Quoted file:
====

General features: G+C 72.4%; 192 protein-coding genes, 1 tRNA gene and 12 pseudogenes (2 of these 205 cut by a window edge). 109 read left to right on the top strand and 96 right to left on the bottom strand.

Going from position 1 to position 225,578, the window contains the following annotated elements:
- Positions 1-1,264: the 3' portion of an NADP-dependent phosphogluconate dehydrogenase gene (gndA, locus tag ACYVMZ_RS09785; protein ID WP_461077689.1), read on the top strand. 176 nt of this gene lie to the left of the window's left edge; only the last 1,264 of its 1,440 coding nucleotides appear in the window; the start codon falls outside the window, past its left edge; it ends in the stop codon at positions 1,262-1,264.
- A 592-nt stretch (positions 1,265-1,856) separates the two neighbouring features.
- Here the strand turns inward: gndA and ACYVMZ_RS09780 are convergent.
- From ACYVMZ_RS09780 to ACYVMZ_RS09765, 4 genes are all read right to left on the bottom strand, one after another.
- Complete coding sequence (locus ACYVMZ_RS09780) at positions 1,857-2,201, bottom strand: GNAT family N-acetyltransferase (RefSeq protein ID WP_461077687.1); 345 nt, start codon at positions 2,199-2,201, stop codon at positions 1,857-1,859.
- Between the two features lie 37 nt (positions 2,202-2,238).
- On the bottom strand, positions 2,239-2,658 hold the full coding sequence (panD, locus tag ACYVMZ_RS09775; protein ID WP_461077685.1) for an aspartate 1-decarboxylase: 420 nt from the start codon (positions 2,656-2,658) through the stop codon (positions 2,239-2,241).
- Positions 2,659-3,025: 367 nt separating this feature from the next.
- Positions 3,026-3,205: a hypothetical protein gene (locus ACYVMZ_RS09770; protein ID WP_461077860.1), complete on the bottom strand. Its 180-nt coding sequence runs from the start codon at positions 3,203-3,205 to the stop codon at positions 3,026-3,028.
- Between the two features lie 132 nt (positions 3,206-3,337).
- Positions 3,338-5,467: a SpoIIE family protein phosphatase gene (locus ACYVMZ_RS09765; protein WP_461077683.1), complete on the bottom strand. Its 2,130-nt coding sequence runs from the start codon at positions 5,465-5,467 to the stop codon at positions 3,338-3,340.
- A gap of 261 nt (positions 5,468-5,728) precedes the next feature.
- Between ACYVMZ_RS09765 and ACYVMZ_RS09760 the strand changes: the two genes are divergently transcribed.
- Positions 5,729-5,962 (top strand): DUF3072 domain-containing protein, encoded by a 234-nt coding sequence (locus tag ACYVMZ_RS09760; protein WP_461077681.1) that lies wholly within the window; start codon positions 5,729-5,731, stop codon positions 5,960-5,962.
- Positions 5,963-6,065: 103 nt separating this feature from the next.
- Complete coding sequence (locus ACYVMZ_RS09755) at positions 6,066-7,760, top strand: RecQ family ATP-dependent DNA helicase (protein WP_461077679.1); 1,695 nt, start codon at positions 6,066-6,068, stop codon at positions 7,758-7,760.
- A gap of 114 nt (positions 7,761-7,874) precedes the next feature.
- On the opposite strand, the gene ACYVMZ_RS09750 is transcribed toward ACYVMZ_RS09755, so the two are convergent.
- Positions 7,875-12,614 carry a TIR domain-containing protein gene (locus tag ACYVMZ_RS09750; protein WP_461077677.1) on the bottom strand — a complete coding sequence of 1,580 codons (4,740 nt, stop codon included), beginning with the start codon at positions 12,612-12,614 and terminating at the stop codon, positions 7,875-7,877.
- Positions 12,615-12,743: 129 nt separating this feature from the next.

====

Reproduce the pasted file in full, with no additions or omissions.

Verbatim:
General features: G+C 72.4%; 192 protein-coding genes, 1 tRNA gene and 12 pseudogenes (2 of these 205 cut by a window edge). 109 read left to right on the top strand and 96 right to left on the bottom strand.

Going from position 1 to position 225,578, the window contains the following annotated elements:
- Positions 1-1,264: the 3' portion of an NADP-dependent phosphogluconate dehydrogenase gene (gndA, locus tag ACYVMZ_RS09785; protein ID WP_461077689.1), read on the top strand. 176 nt of this gene lie to the left of the window's left edge; only the last 1,264 of its 1,440 coding nucleotides appear in the window; the start codon falls outside the window, past its left edge; it ends in the stop codon at positions 1,262-1,264.
- A 592-nt stretch (positions 1,265-1,856) separates the two neighbouring features.
- Here the strand turns inward: gndA and ACYVMZ_RS09780 are convergent.
- From ACYVMZ_RS09780 to ACYVMZ_RS09765, 4 genes are all read right to left on the bottom strand, one after another.
- Complete coding sequence (locus ACYVMZ_RS09780) at positions 1,857-2,201, bottom strand: GNAT family N-acetyltransferase (RefSeq protein ID WP_461077687.1); 345 nt, start codon at positions 2,199-2,201, stop codon at positions 1,857-1,859.
- Between the two features lie 37 nt (positions 2,202-2,238).
- On the bottom strand, positions 2,239-2,658 hold the full coding sequence (panD, locus tag ACYVMZ_RS09775; protein ID WP_461077685.1) for an aspartate 1-decarboxylase: 420 nt from the start codon (positions 2,656-2,658) through the stop codon (positions 2,239-2,241).
- Positions 2,659-3,025: 367 nt separating this feature from the next.
- Positions 3,026-3,205: a hypothetical protein gene (locus ACYVMZ_RS09770; protein ID WP_461077860.1), complete on the bottom strand. Its 180-nt coding sequence runs from the start codon at positions 3,203-3,205 to the stop codon at positions 3,026-3,028.
- Between the two features lie 132 nt (positions 3,206-3,337).
- Positions 3,338-5,467: a SpoIIE family protein phosphatase gene (locus ACYVMZ_RS09765; protein WP_461077683.1), complete on the bottom strand. Its 2,130-nt coding sequence runs from the start codon at positions 5,465-5,467 to the stop codon at positions 3,338-3,340.
- A gap of 261 nt (positions 5,468-5,728) precedes the next feature.
- Between ACYVMZ_RS09765 and ACYVMZ_RS09760 the strand changes: the two genes are divergently transcribed.
- Positions 5,729-5,962 (top strand): DUF3072 domain-containing protein, encoded by a 234-nt coding sequence (locus tag ACYVMZ_RS09760; protein WP_461077681.1) that lies wholly within the window; start codon positions 5,729-5,731, stop codon positions 5,960-5,962.
- Positions 5,963-6,065: 103 nt separating this feature from the next.
- Complete coding sequence (locus ACYVMZ_RS09755) at positions 6,066-7,760, top strand: RecQ family ATP-dependent DNA helicase (protein WP_461077679.1); 1,695 nt, start codon at positions 6,066-6,068, stop codon at positions 7,758-7,760.
- A gap of 114 nt (positions 7,761-7,874) precedes the next feature.
- On the opposite strand, the gene ACYVMZ_RS09750 is transcribed toward ACYVMZ_RS09755, so the two are convergent.
- Positions 7,875-12,614 carry a TIR domain-containing protein gene (locus tag ACYVMZ_RS09750; protein WP_461077677.1) on the bottom strand — a complete coding sequence of 1,580 codons (4,740 nt, stop codon included), beginning with the start codon at positions 12,612-12,614 and terminating at the stop codon, positions 7,875-7,877.
- Positions 12,615-12,743: 129 nt separating this feature from the next.